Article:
Presentation Objectives


By the end of this lesson, you should be able to:

1. Identify the degrees of objectivity and persuasiveness appropriate for a given presentation.

2. Compose behavioral objectives in terms of measurable performance by the learner.

Become a Manipulator?

Back in grade school, it was probably enough for you to stand up at your seat and share your treasure with the other students at "Show And Tell." Unfortunately, too many people never advance beyond the Show-and-tell technique for giving presentations. They come as they are, without a plan or rehearsal, and they talk at us without making eye contact. When they are done talking, their presentation is over, whether or not we learned anything.

Instead, picture yourself as a manipulator of other people. As a presenter, imagine that it is your purpose to change the behavior of every individual in your audience. (After all, if your presentation has absolutely not effect on their behavior, how can you justify it?) 

Sometimes effective presenters get us to believe a lie at first, and then show this to be a lie. They use tools of rhetoric to persuade us.

However, in general, technical presentations tend to lack the schemes of rhetoric, and cover an objective report on the facts, including an evaluation.

"So, which is it, Prof? Are we supposed to design presentations to persuade others, or should we design them to be objective and strictly factual?"

Just as with technical writing, the answer lies in the purpose of the presentation and the understanding of the audience. If you are justifying the existence of your department, or if you are making a plea for greater environmental responsibility, your presentation may well use more of those persuasive techniques. However, if you are presenting the results of an experiment to colleagues, it would be appropriate to maintain objectivity.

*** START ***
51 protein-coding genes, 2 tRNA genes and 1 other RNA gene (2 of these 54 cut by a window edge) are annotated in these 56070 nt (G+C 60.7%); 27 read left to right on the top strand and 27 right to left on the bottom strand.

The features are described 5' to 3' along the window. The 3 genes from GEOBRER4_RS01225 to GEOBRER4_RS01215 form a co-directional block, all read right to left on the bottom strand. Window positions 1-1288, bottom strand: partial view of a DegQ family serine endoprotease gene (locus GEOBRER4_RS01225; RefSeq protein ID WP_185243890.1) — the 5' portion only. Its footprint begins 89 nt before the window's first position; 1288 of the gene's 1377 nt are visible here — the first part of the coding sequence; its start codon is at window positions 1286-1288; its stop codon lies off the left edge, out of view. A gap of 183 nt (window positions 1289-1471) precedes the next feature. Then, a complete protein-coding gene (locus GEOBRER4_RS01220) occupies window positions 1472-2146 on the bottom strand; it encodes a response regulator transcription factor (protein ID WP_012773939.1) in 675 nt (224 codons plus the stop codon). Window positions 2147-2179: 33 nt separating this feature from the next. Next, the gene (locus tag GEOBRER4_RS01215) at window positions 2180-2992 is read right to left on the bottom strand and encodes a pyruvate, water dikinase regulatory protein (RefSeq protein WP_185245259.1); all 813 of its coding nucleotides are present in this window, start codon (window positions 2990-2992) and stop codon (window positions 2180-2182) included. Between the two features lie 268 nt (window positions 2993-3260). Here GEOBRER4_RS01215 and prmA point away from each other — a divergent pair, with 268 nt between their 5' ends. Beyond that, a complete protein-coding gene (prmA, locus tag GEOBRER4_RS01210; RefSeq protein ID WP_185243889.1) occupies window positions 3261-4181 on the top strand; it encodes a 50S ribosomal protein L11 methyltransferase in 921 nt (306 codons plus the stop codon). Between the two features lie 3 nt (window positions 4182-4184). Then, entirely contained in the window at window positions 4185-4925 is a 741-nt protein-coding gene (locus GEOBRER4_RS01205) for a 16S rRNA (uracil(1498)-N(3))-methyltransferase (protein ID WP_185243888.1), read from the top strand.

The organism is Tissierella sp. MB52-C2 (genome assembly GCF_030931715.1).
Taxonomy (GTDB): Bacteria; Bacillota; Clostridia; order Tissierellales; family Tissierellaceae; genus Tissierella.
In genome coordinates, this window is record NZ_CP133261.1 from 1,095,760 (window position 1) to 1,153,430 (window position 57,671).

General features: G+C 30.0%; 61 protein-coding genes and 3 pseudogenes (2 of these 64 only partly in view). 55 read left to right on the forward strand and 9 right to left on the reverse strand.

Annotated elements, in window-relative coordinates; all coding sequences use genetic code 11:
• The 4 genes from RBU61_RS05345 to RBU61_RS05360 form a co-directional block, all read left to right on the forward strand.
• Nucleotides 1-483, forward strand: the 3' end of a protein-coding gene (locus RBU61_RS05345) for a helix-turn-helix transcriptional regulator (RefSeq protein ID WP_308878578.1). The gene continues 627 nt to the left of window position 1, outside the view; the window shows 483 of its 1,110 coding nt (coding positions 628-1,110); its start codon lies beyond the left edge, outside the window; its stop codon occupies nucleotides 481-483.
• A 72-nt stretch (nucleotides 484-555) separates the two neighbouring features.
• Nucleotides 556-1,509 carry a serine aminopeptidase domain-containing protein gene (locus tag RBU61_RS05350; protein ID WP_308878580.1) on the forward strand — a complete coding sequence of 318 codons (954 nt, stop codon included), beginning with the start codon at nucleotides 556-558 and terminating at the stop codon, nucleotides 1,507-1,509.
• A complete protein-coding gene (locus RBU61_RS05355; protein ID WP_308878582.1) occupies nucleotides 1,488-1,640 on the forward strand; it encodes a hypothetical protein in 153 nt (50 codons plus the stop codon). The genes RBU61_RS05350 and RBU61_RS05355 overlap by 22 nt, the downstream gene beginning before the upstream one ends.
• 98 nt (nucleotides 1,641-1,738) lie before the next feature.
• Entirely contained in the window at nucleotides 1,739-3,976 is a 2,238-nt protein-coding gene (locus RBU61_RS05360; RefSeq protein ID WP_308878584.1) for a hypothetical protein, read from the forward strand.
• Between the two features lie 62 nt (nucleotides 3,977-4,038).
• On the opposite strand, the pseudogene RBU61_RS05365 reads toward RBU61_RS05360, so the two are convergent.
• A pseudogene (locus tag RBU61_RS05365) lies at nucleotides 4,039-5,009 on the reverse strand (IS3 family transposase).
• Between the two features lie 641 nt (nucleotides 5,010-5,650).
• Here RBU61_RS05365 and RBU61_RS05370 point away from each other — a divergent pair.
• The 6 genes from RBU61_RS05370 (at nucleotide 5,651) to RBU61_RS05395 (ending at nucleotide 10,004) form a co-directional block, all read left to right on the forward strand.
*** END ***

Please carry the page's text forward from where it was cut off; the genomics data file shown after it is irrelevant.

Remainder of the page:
What are your objectives in giving a presentation? Let's say the presentation deals with new information regarding the proper use of hearing protection devices (HPDs.) Read over the following six objectives. Which do you feel is the best?

Objective 1A:
"To tell the employees the new information about HPDs."

Objective 1B:
"To protect the hearing of the employees."

Objective 1C:
"To fulfill the requirements by OSHA and the union to keep employees informed about safety issues."

Objective 1D:
"To reduce lost time and costs associated with hearing damage."

Objective 1E:
"To reduce accidents caused by hearing damage."

Objective 1F:
"To full the requirements of my job description by giving required presentations to employees."

Well, did you make a decision about which objective is the best?

My opinion is that they are all terrible. The purpose of a presentation like this one should be to effect a change in the behavior of the audience. This presenter seemed to use a show-and-tell approach.

Try reconceptualizing the problem so it becomes centered around the audience member's learning. What will they be able to do after the presentation, as a result of it?

Now look at the following possible objectives for the same presentation:

"By the end of this presentation, each participant will be able to:
2A. Properly insert HPDs
2B. Accurately check for proper insertion
2C. Present a convincing argument to a co-worker for the importance of using HPDs
2D. Identify the decibel reduction rating for HPDs, given their original packaging
2E. Identify the maximum exposure times to noise at different decibel levels, given a standards chart."

What was different about this last set of objectives? They were stated in terms of a measurable performance by the learner. Some people call these behavioral objectives or performance objectives. Although there are other approaches that may be just as successful, you are advised to develop behavioral objectives for your presentations, even before you start putting together an outline, graphics, or text.

Furthermore, note how specific and technical each of these latter objectives is. They are not vague.

All information is subject to change without notification.
© Jim Flowers
Department of Technology, Ball State University